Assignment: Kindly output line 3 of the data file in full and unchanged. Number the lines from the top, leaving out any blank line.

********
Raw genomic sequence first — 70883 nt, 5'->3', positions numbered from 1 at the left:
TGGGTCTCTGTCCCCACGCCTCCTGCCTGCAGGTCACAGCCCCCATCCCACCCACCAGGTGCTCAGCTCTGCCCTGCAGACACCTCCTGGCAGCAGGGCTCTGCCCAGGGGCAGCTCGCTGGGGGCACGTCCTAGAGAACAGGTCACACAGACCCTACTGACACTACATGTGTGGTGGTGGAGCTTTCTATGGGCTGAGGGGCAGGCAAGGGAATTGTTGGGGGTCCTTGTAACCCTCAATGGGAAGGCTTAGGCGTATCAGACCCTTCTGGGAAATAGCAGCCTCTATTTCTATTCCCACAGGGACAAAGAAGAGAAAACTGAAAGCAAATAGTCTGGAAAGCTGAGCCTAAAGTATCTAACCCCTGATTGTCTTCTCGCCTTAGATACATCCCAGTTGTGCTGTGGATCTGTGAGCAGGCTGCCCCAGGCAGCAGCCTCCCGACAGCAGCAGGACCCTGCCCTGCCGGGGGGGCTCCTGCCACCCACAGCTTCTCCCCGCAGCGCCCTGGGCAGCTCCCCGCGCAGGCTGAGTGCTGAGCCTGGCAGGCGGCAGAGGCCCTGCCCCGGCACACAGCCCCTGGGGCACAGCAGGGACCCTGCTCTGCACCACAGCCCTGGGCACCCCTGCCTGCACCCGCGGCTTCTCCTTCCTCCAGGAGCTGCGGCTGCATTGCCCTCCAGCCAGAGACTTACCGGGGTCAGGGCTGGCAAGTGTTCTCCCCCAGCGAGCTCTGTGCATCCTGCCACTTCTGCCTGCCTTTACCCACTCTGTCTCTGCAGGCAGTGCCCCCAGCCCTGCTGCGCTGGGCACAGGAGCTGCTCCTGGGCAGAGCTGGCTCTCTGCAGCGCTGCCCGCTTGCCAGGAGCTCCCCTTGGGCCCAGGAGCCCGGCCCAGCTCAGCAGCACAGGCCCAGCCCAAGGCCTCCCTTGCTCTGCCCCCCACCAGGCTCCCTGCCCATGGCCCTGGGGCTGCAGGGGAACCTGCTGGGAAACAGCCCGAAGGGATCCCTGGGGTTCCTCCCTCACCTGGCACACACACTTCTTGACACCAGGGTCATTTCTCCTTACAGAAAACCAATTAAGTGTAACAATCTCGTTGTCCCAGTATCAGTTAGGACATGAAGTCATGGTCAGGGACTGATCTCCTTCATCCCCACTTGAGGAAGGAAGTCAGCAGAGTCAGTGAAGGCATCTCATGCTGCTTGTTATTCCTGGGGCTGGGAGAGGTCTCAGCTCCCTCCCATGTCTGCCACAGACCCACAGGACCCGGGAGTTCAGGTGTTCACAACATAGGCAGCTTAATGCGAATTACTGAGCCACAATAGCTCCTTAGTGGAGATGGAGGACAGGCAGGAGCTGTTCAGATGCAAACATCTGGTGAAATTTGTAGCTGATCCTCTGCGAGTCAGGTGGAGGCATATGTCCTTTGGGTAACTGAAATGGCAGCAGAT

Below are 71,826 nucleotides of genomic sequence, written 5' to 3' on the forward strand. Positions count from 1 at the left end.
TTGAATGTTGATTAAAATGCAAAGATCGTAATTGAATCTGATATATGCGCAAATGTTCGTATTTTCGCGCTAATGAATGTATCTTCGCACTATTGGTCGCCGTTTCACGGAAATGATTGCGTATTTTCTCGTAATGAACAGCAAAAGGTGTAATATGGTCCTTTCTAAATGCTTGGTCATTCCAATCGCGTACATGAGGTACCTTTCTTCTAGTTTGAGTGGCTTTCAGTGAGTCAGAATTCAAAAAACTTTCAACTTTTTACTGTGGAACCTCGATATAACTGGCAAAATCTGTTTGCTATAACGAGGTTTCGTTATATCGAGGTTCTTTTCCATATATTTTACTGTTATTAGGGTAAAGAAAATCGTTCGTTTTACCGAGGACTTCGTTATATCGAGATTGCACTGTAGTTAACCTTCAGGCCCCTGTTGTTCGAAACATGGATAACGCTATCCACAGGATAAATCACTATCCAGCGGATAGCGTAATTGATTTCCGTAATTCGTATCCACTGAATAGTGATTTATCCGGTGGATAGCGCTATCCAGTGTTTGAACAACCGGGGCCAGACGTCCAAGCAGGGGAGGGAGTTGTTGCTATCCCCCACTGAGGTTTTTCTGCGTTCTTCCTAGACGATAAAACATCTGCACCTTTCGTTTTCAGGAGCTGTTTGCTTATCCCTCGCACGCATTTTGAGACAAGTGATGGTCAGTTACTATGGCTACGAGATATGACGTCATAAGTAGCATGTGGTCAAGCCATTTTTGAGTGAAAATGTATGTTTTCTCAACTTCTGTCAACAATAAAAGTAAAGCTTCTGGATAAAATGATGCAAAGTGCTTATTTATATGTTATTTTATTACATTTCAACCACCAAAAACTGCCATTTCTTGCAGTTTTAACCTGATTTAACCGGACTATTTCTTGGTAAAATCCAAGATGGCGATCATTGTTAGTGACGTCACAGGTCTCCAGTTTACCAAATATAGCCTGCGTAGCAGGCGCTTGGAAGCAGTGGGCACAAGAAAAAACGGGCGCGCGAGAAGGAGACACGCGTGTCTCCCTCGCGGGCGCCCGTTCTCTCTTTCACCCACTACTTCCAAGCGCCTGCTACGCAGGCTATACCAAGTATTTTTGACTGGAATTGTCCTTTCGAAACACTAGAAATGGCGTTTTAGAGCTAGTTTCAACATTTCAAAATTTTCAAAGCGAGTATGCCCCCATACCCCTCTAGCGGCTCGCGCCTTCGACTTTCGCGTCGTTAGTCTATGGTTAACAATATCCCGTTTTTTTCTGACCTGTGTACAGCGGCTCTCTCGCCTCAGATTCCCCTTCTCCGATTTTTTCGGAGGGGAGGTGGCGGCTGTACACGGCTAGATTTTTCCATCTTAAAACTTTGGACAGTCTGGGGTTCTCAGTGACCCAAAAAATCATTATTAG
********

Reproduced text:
Below are 71,826 nucleotides of genomic sequence, written 5' to 3' on the forward strand. Positions count from 1 at the left end.